Be intentional—include a variety of voices in your discussion. Otherwise, what’s the point of deciding as a team?
3. Discussing every single decision
While it’s true that working in teams is a great way to make effective decisions, don’t fall into the trap of thinking you need to bring every little thing to a counsel for debate.
While the team decision-making model is great for effectively making big decisions, if you bring every little change to a group, you’re never going to be able to get past the decision-making to actually take action.
There are some decisions that can be made without the input of the entire team. For a smaller, easily reversible choice, like testing a new email subscription call-to-action, you can reasonably make a decision without the input of a group.
This is the thinking that Amazon founder Jeff Bezos explained in a shareholder letter in 1997. He referred to irreversible decisions as “Type 1” and reversible decisions as “Type 2” decisions. “Type 2 decisions,” he explained, “can and should be made quickly by high judgement individuals or small groups.”
Try using this distinction in your organization, or just use your own measurement of what constitutes a big decision that requires team input vs a smaller decision you could make on your own.
The key? Don’t fear failure if you make a bad decision. Just be prepared to learn from it.
A framework for group decision-making
Start on the same page
In order to run an efficient meeting that results in an actual decision, you need to be sure that everyone has an understanding of what they’re working on.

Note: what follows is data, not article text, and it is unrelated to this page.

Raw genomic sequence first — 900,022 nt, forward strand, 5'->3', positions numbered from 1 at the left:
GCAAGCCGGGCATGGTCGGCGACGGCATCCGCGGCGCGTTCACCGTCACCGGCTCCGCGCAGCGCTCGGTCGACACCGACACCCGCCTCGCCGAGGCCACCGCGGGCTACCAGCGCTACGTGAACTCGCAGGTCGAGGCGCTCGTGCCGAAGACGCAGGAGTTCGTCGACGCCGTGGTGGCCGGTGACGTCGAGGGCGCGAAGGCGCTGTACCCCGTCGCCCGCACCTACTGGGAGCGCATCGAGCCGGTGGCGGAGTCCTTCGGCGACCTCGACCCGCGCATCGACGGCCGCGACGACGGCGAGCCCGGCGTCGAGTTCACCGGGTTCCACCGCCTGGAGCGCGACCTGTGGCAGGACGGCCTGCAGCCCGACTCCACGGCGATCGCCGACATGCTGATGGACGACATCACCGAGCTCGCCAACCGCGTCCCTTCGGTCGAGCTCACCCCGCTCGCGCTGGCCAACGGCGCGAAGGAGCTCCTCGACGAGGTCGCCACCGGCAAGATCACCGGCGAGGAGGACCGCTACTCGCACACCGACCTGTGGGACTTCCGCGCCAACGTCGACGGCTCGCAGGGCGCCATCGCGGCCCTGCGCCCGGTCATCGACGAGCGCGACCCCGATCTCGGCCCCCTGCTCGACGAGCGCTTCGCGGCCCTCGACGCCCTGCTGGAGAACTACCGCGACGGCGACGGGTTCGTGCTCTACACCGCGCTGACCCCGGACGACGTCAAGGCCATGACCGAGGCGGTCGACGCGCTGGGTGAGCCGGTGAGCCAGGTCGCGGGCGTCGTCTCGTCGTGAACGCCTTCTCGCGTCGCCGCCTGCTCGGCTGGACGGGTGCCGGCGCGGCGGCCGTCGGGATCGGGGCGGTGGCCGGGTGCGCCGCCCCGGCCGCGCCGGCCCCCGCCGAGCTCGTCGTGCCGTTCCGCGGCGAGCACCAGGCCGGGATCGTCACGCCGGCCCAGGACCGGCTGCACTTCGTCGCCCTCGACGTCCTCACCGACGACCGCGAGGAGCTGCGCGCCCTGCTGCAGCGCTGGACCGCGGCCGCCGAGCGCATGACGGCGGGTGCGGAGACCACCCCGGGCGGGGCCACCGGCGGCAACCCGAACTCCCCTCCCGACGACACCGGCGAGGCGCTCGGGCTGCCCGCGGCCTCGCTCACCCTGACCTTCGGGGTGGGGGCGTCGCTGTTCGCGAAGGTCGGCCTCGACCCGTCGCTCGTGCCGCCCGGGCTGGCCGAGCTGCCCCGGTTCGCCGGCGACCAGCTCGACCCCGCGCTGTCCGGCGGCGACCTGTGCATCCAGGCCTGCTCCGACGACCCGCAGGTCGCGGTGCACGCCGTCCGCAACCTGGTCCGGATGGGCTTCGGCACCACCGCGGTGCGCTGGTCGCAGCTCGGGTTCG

Make sure that everyone is on the same page before the decision-making meeting by providing:
- Clarity about the problem you are attempting to address
- Background information about the problem
- An outline of how the decision-making meeting will run
This information might seem obvious to you, but if you don’t provide the right background information, you could get sucked into providing this information during the meeting and wasting valuable decision-making time.
Providing background and letting employees know that they should bring ideas for solutions is also a good way to avoid groupthink—by sharing information in advance, your team will have the time and space to develop ideas on their own, meaning you’ll get more innovative solutions brought to the table when the time comes.
Again, be sure to leave the question open-ended as you’re framing the problem—instead of asking “should we change the internal organization of the support team?,” present the communication difficulties within the support team and see what ideas come to the table.
Your company’s communication tools are key to facilitating group decisions. We’re all used to having everyone in the same room for big decisions, but with remote work and distributed teams becoming more popular, it’s a good idea to look into communication technology that can make everyone’s voice heard—even if they can’t all be present.